- - Sunday, August 19, 2018

BAGHDAD — The Islamic State hold on territory has been broken, but Iraq now faces another existential threat as it battles neighboring Iran and Turkey for access to an increasingly scarce flow of water to the once-flourishing Fertile Crescent running down the spine of the country.

“The decline is dramatic,” said Hassan Al-Jannabi, Iraqi minister of water resources. “Erratic rainfall and construction of dams in neighboring countries has led to a combined decrease of more than 40 percent in annual flow through the Tigris-Euphrates River Basin.”

One of the biggest impacts is from a major Turkish dam project on the Tigris, which flows southward through Iraq from sources in Iran and southern Turkey. Ankara is now filling the Ilisu Dam — a 440-foot-high, 6,000-foot-wide behemoth — about 70 miles north of the Iraqi border.

The Ilisu is projected to decrease Iraq’s share of the Tigris’ flow from some 738 billion cubic feet to just 343 billion cubic feet annually, said Rayan Thannon al-Abbasi, a water specialist at Mosul University’s Regional Studies Center.

Iraq’s power plants will be affected by this decrease,” Mr. Thannon al-Abbasi said. “The supply of fish in the rivers will be depleted as well.”

Aiming to boost power generation and expand agriculture in southeastern Turkey, the Ilisu Dam has been launched in parallel with an Iranian diversion of the Sirwan River, a tributary of the Tigris, further reducing downstream flow.

Nearly 30 percent of the Tigris’ annual flow originates in Iran, where the Daryan Dam is slated to be completed this year. Iraqi hydrologists have estimated that it would reduce water flow through the Sirwan by as much as 60 percent, leaving much of central and southern Iraq without adequate supplies.

“There is no agreement among the countries on sharing the water resources of the two rivers,” said Fadel Al Zubi, head of the U.N. Food and Agriculture Organization office in Iraq. “Each neighboring country controls the water flow into Iraq according to its interests, needs and circumstances without adhering to any quota or consideration.”

The situation is causing increasing concern in communities across Iraq, where the prospect of water scarcity exacerbates challenges facing a population struggling for normalcy amid volatile politics after more than a decade of war.

Iraq’s neighbors initiated their dam projects at the height of the weakness of the central government in Baghdad, which once had a reputation for bare-knuckle resistance to any foreign infringement on the country’s water flows.

During the 1990s, Turkey diverted the Euphrates River to fill a reservoir for the Ataturk Dam. A stronger Iraqi government at the time threatened to bomb the dam, leading Ankara to slow down its diversion.

In more recent times, Iraqi officials have scrambled for solutions to the shortage of water for agriculture and drinking.

Hussam Botani, an analyst at the Son’i El-Siyasat Policy-Making Center, an Istanbul think tank, said Iraq has “two diplomatic choices to deal with the crisis.” One involves negotiating directly with the Turks, and the other would be to draw the United Nations into the situation as a potential mediator.

Mr. Botani noted that Turkish authorities took a one-month pause in filling the Ilisu Dam after bilateral talks with Baghdad in June. “I hope Iraq can work with the Turks to sign a long-term water sharing agreement and that other countries will help pay for conservation and irrigation programs,” he said. “If that doesn’t work, it can go to the U.N. Security Council to issue a binding decision that warns of the dangers of possible water wars.”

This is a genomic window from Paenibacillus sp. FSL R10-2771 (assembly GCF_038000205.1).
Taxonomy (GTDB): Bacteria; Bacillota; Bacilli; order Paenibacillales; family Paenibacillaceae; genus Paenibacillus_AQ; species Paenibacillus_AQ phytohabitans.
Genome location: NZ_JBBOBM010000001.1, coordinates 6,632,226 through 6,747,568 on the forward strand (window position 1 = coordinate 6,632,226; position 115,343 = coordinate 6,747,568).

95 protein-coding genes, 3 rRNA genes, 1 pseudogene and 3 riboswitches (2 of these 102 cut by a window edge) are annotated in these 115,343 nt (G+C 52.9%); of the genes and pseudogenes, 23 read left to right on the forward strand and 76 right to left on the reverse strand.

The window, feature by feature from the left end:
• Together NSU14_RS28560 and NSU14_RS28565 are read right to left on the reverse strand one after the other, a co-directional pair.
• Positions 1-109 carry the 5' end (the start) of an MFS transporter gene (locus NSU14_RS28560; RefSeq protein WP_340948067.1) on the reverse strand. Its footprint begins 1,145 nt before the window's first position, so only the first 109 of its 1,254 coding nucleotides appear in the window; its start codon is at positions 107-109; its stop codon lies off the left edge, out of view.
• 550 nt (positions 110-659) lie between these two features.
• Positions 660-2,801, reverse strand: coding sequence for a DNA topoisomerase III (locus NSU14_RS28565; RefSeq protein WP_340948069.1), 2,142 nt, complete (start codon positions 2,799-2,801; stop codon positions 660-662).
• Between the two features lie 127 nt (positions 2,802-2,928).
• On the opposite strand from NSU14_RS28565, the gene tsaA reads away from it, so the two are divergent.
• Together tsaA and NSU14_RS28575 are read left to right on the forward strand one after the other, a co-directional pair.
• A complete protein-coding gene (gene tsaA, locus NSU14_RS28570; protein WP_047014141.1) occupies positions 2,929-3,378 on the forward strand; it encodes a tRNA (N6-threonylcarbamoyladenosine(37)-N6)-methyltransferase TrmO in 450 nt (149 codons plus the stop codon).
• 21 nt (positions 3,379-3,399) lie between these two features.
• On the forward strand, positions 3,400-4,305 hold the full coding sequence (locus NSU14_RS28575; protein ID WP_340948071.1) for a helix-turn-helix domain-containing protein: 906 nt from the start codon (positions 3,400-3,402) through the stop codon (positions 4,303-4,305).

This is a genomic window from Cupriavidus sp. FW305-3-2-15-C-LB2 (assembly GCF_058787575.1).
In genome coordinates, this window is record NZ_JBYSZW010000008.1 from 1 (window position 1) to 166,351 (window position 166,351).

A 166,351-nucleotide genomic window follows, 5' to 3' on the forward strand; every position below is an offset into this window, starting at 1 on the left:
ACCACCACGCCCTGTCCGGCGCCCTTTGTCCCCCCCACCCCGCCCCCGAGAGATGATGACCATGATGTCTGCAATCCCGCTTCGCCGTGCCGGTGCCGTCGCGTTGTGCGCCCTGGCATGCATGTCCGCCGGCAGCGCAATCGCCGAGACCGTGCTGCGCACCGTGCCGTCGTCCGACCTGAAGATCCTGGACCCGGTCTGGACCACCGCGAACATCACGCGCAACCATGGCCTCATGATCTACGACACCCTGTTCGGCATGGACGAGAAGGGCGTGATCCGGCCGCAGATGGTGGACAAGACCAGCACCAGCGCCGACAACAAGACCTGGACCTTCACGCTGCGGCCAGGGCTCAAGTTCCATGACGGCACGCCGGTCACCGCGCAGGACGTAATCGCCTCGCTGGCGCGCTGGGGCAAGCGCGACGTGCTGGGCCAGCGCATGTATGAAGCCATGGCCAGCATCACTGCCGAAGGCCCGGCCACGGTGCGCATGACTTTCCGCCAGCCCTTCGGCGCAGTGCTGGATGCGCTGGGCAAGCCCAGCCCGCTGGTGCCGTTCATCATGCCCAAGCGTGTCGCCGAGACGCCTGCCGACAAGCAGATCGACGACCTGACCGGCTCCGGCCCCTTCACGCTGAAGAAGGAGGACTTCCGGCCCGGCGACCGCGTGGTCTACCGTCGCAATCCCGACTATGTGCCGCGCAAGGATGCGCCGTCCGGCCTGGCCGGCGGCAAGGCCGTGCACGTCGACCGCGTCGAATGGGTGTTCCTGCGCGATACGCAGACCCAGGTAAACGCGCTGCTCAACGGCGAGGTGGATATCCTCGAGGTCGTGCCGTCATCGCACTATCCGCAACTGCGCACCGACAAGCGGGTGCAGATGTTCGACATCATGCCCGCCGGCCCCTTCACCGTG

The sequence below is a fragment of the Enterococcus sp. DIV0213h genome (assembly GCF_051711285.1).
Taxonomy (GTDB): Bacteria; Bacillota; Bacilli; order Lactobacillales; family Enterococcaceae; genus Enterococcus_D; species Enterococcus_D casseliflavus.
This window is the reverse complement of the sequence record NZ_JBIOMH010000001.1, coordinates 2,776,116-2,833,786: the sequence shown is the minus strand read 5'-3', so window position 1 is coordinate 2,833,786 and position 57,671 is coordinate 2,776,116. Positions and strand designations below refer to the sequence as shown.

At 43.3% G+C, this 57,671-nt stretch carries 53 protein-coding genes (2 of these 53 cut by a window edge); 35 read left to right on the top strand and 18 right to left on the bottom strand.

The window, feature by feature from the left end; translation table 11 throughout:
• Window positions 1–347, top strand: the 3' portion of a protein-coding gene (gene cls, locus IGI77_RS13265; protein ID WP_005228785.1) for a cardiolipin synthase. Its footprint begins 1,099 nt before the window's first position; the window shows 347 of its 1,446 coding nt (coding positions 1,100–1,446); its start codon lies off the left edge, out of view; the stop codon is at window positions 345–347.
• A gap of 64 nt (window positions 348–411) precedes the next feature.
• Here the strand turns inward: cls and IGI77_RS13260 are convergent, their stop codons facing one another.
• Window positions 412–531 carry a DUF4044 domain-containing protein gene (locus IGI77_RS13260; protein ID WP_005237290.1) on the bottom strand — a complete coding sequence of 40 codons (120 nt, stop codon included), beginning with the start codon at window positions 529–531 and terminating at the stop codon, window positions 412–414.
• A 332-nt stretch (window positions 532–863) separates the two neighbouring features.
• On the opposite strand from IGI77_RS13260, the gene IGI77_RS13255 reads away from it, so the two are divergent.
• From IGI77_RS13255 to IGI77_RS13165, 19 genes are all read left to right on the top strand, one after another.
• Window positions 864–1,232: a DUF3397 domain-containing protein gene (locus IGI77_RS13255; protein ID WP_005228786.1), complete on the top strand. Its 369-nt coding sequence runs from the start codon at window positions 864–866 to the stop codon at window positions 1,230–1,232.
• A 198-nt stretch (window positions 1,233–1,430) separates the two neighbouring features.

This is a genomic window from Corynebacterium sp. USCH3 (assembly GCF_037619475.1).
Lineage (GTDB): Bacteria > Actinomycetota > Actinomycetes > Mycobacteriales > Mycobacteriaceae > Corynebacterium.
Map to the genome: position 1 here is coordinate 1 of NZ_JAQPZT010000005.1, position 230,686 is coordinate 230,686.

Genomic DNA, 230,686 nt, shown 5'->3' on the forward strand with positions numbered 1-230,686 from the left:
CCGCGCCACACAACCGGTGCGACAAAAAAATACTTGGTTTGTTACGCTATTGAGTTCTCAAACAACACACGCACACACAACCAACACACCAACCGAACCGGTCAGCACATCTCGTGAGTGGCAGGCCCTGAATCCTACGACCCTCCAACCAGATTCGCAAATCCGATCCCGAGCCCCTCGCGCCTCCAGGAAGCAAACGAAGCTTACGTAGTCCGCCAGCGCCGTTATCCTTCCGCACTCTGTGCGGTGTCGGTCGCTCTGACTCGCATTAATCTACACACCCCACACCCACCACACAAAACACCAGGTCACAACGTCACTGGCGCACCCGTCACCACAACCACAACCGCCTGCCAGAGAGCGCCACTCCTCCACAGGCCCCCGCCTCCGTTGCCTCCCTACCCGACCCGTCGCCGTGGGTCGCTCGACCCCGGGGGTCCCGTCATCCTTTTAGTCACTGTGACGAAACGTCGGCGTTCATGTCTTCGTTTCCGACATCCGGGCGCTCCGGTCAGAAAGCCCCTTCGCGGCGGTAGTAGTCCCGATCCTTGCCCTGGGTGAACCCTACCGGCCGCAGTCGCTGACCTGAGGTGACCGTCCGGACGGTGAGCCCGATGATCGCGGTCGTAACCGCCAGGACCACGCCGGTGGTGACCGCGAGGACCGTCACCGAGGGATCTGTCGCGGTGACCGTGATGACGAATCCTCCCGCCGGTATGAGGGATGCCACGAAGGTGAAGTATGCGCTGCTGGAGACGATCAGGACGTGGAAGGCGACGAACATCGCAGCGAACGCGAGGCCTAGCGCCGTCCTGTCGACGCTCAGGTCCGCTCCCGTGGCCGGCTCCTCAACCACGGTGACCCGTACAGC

The current free-for-all jeopardizes Iraq’s food security — an irony given how much of Iraq is within the Fertile Crescent, where humanity first developed agriculture.

“With a loss of more than 50 percent of Iraq’s water,” said Mr. Botan, “nearly 3 million square miles of agricultural land in Iraq will be turned into desert.”

The Tigris-Euphrates basin historically received an average combined annual flow of nearly 3 trillion cubic feet. Before the U.S. invasion of Iraq in 2003, Iraqis derived about 20 percent of their electricity from 12 hydropower stations.

The reduced river flows from Turkish and Iranian dams, coupled with climate change and poor maintenance caused by a decline in oil revenue and the recent war with Islamic State, have left Iraqis with a spotty electricity supply.

“Now, we have power in alternating cycles — two hours on, two hours off. This is really tiring,” said Zahraa Al-Hasnawi, a dentist in Hillah, a city of 400,000 people about 60 miles south of Baghdad. “The government doesn’t do basic tasks like dredging the rivers or teaching farmers smart irrigation measures like you see in Jordan.”

The water crisis has led officials in Baghdad, the Iraqi capital, to order farmers to halt cultivation of rice, corn and cereals. The decision intensified a burden already felt by the farmers after the government cut the number of areas allocated for rice production last year.

“Cereal crops can no longer be grown without our authorization,” said Agriculture Ministry spokesman Hamid al-Nayef. “The quantities of water needed are not available.”

As a result, Baghdad has begun purchasing 50,000 tons of wheat from the U.S., Canada and Australia. Some Iraqis openly accuse their government of neglecting the country’s strategic water interests.

“Why is it that only a few months ago, we hear that this drought comes because the dam built by Turkey?” said Ayoub Thannon, a 26-year-old pharmacist in Mosul. “The tap water is getting darker in color and not suitable for drinking. The Iraqi government has to do something to save the water.”


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